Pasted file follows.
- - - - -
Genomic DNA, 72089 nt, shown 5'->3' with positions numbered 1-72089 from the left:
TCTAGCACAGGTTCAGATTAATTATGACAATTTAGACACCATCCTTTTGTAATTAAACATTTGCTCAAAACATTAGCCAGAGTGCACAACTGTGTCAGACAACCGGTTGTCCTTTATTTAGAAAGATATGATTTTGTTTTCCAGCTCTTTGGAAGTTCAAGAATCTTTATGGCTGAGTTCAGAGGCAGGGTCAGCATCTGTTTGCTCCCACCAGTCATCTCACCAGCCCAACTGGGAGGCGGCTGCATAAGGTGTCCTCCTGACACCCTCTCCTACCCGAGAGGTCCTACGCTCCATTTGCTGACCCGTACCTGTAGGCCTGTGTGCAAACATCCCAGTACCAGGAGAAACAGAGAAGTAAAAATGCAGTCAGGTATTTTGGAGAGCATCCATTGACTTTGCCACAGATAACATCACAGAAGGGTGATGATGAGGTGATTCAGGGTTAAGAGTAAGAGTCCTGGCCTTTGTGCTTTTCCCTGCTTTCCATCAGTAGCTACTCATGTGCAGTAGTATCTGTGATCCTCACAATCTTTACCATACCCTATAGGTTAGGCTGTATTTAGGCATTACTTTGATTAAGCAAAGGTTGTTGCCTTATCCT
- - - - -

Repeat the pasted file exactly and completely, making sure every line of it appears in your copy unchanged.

Genomic DNA, 72089 nt, shown 5'->3' with positions numbered 1-72089 from the left:
TCTAGCACAGGTTCAGATTAATTATGACAATTTAGACACCATCCTTTTGTAATTAAACATTTGCTCAAAACATTAGCCAGAGTGCACAACTGTGTCAGACAACCGGTTGTCCTTTATTTAGAAAGATATGATTTTGTTTTCCAGCTCTTTGGAAGTTCAAGAATCTTTATGGCTGAGTTCAGAGGCAGGGTCAGCATCTGTTTGCTCCCACCAGTCATCTCACCAGCCCAACTGGGAGGCGGCTGCATAAGGTGTCCTCCTGACACCCTCTCCTACCCGAGAGGTCCTACGCTCCATTTGCTGACCCGTACCTGTAGGCCTGTGTGCAAACATCCCAGTACCAGGAGAAACAGAGAAGTAAAAATGCAGTCAGGTATTTTGGAGAGCATCCATTGACTTTGCCACAGATAACATCACAGAAGGGTGATGATGAGGTGATTCAGGGTTAAGAGTAAGAGTCCTGGCCTTTGTGCTTTTCCCTGCTTTCCATCAGTAGCTACTCATGTGCAGTAGTATCTGTGATCCTCACAATCTTTACCATACCCTATAGGTTAGGCTGTATTTAGGCATTACTTTGATTAAGCAAAGGTTGTTGCCTTATCCT